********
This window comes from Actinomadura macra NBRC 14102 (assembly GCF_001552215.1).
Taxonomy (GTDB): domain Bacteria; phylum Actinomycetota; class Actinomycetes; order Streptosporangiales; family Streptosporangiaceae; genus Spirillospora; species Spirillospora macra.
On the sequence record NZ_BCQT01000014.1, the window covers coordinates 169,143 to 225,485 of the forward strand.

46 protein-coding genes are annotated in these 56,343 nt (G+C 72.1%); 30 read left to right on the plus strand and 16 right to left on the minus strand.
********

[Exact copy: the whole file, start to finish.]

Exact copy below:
This window comes from Actinomadura macra NBRC 14102 (assembly GCF_001552215.1).
Taxonomy (GTDB): domain Bacteria; phylum Actinomycetota; class Actinomycetes; order Streptosporangiales; family Streptosporangiaceae; genus Spirillospora; species Spirillospora macra.
On the sequence record NZ_BCQT01000014.1, the window covers coordinates 169,143 to 225,485 of the forward strand.

46 protein-coding genes are annotated in these 56,343 nt (G+C 72.1%); 30 read left to right on the plus strand and 16 right to left on the minus strand.